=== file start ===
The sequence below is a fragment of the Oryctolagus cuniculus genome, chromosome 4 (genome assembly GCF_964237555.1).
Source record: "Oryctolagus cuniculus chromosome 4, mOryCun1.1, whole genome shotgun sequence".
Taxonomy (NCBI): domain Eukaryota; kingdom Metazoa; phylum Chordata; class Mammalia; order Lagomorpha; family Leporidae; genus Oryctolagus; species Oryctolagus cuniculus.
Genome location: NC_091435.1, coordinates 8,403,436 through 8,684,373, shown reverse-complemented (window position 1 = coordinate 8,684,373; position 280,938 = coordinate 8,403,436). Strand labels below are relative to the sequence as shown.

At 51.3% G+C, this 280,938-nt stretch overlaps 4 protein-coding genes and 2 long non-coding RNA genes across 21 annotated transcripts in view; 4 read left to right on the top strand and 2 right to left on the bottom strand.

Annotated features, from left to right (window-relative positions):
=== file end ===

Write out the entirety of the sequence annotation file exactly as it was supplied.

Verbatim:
The sequence below is a fragment of the Oryctolagus cuniculus genome, chromosome 4 (genome assembly GCF_964237555.1).
Source record: "Oryctolagus cuniculus chromosome 4, mOryCun1.1, whole genome shotgun sequence".
Taxonomy (NCBI): domain Eukaryota; kingdom Metazoa; phylum Chordata; class Mammalia; order Lagomorpha; family Leporidae; genus Oryctolagus; species Oryctolagus cuniculus.
Genome location: NC_091435.1, coordinates 8,403,436 through 8,684,373, shown reverse-complemented (window position 1 = coordinate 8,684,373; position 280,938 = coordinate 8,403,436). Strand labels below are relative to the sequence as shown.

At 51.3% G+C, this 280,938-nt stretch overlaps 4 protein-coding genes and 2 long non-coding RNA genes across 21 annotated transcripts in view; 4 read left to right on the top strand and 2 right to left on the bottom strand.

Annotated features, from left to right (window-relative positions):